Self-reported bacterial infections among women with or at risk for human immunodeficiency virus infection

Timothy P. Flanigan, J. W. Hogan, D. Smith, E. Schoenbaum, D. Vlahov, P. Schuman, K. Mayer

Research output: Contribution to journalArticle

18 Scopus citations

Abstract

Bacterial infections are a major cause of morbidity and mortality in persons with human immunodeficiency virus (HIV) infection, particularly women. We performed a cross-sectional analysis of a history of bacterial infections among 1,310 women with or at risk for HIV infection. HIV- seropositive women were significantly more likely than seronegative women to report recent and lifetime histories of bacterial infection, even after history of injection drug use since 1977 was adjusted for; this included recent pneumonia (odds ratio [OR], 3.2; 95% confidence interval [CI], 1.5- 6.6), sinusitis (OR, 1.4; 95% CI, 1.0-2.0), and urinary tract infection (OR, 1.5; 95% CI, 1.1-2.1). Compared with HIV-negative women, women with CD4 cell counts of <200 were about eight times more likely to report recent pneumonia (OR, 7.8; 95% CI, 3.4-17.7); those with CD4 cell counts of 200-500 were almost three times more likely to do so (OR, 2.6; CI, 1.2-5.7). Logistic regression analysis revealed that only CD4 cell category and a recent history of smoking had a significant relationship to self-reported pneumonia.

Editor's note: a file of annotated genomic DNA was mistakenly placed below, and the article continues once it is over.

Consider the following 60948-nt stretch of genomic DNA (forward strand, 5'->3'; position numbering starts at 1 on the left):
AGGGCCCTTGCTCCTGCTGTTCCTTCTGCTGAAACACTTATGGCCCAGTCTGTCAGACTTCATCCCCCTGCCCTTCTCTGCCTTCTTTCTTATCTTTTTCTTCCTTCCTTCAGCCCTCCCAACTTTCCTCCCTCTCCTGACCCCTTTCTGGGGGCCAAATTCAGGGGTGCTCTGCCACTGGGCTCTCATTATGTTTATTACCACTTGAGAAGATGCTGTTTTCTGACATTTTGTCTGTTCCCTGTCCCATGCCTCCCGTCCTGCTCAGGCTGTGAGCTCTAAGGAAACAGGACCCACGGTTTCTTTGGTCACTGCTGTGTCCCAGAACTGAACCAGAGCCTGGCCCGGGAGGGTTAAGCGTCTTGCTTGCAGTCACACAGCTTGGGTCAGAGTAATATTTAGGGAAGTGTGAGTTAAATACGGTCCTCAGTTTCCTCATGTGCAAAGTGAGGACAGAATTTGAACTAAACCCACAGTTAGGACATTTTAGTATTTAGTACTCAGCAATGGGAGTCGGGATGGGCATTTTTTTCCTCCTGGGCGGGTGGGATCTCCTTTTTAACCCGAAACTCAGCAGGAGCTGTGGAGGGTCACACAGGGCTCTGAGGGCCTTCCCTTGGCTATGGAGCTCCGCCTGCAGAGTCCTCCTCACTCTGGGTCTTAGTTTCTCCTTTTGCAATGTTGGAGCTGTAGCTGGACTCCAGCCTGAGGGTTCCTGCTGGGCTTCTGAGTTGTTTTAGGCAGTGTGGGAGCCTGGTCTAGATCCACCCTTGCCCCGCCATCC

Original languageEnglish (US)
Pages (from-to)608-612
Number of pages5
JournalClinical Infectious Diseases
Volume29
Issue number3
DOIs
StatePublished - Jan 1 1999

ASJC Scopus subject areas

  • Microbiology (medical)
  • Infectious Diseases

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